How did you start with sailing photography?
When I was in school I crewed aboard the classic 12 Meter fleet in Newport during the summer, doing a charter and racing program. I often had my camera with me during charter and would snap away whenever I wasn’t busy running the boat. I started a general photography business when I graduated school in 2001 but, at that point, when I was racing I focused on racing. You cannot do both at the same time if you want to do them well! I was selling some of my fine art sailing photographs, so the following summer I shot a couple classic yacht regattas to get more images. People loved the photos that I showed on my computer and started ordering them. In April, 2003, I went to Antigua to photograph their Classic Yacht Regatta and that was when I started specializing in nautical photography.
Which picture are you most satisfied with?
My preference changes from time to time, and every winter I make time to edit my work for myself; to find something new that I think is unique. Recently, my color photography has improved dramatically, so I am very satisfied with that. But overall, I am especially fond of the Velsheda start image, The Cannon, which was on the cover of my calendar last year. I also put together a project with Summer Rayne Oakes, a model and environmentalist, which we shot during Antigua Classics in 2005. The theme was Eco Fashion: styling from designers who use environmentally conscientious fabrics and practices.
Best regatta to shoot?
Any one where I have the time and flexibility to be creative, rather than trying to capture a sellable picture of every boat.
Worst regatta to shoot?
Any race where the club/group running the regatta is disorganized and does not communicate or plan well. Or if they do not want photographers– it is illogical to not want publicity!
Who inspires you?
I really enjoy the work of Mark Tucker, who is a neat lifestyle photographer, Vincent Laforet, who shoots very graphic aerials, and David LaChapelle, a fashion photographer known for his highly saturated colors and crazy themes. I also like some of the old Rosenfeld photography, but it’s funny- I started most of my similar B&W techniques before I was aware of their work!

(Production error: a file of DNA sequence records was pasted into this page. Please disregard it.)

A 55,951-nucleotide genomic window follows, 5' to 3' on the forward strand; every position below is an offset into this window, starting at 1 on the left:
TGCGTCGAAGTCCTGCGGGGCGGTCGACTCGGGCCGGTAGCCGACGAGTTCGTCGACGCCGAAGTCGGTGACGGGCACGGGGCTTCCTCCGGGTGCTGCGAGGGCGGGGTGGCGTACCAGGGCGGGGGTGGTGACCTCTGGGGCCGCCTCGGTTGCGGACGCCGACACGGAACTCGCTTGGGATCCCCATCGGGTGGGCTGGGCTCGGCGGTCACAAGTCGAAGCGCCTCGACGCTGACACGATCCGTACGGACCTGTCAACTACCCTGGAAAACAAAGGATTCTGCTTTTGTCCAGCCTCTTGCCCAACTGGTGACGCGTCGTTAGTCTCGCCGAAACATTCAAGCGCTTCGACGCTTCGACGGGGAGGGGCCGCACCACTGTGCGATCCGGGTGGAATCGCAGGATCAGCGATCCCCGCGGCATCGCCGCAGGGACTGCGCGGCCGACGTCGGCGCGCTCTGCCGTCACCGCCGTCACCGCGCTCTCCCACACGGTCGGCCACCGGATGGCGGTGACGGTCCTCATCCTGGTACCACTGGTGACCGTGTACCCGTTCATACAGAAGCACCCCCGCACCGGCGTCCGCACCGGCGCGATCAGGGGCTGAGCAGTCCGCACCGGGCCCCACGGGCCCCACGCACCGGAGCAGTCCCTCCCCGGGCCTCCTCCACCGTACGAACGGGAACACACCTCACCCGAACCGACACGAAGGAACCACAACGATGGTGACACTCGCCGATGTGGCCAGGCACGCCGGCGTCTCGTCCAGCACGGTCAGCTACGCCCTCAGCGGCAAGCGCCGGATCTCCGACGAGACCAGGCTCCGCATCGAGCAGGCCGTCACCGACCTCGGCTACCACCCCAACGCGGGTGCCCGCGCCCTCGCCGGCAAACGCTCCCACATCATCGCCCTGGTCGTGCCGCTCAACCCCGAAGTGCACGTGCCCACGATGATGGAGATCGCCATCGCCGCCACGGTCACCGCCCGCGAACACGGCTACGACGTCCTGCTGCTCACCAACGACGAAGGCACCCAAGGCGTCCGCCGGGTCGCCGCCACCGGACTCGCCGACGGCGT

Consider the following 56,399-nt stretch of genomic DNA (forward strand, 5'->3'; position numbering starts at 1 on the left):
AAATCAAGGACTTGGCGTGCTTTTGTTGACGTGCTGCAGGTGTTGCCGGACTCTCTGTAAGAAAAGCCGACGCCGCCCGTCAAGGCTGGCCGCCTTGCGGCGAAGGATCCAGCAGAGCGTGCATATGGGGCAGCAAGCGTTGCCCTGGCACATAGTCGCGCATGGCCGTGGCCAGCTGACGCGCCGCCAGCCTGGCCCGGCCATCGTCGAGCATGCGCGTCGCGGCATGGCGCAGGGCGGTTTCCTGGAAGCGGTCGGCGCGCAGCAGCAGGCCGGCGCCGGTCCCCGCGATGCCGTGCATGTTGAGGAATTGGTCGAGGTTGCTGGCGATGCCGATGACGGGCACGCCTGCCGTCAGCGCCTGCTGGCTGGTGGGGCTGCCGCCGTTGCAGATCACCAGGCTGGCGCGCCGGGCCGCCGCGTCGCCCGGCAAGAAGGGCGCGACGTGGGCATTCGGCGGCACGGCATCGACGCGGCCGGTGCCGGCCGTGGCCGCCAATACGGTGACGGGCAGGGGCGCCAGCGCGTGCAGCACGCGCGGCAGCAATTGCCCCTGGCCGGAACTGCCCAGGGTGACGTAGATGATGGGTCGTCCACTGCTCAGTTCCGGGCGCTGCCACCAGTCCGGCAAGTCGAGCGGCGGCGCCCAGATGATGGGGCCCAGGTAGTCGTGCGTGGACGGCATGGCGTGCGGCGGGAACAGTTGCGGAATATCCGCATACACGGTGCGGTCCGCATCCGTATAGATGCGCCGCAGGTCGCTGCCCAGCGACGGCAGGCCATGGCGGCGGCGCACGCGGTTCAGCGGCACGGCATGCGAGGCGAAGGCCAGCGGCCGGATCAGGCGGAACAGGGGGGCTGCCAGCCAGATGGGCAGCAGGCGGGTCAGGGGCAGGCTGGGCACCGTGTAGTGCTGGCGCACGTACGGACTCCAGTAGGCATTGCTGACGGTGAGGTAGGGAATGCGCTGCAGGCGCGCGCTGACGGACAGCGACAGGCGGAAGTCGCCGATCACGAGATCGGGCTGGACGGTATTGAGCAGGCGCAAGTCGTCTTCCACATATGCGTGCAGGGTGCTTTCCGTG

What gear do you usually use/favor?
Canon 1Ds II cameras and lenses from 16mm to 420mm. I also use rain/spray covers, which nobody else seems to use.
Any advise for those who want to become a better sailing photograph?
If you’re not onboard, a good driver is essential – one who understands sailing as well as having a good sense of space and timing. Also take the time to look around and be aware of everything that is happening around you, not just through your viewfinder.
How do you see sailing photography develop in the future?
I think people will always love spectacular photographs of gorgeous boats, and I think they will be getting those images faster and through new digital media. Most photojournalists see video and video stills as the future, but I’m not sure that relates to my business. The video stills I have seen are a compromise: easy to get but never the right moment. Shooting on the water is about the right moment, not like other sports where you might want to shoot 8 or 10 frames per second to capture the whole sequence of a kick/catch/hit/throw.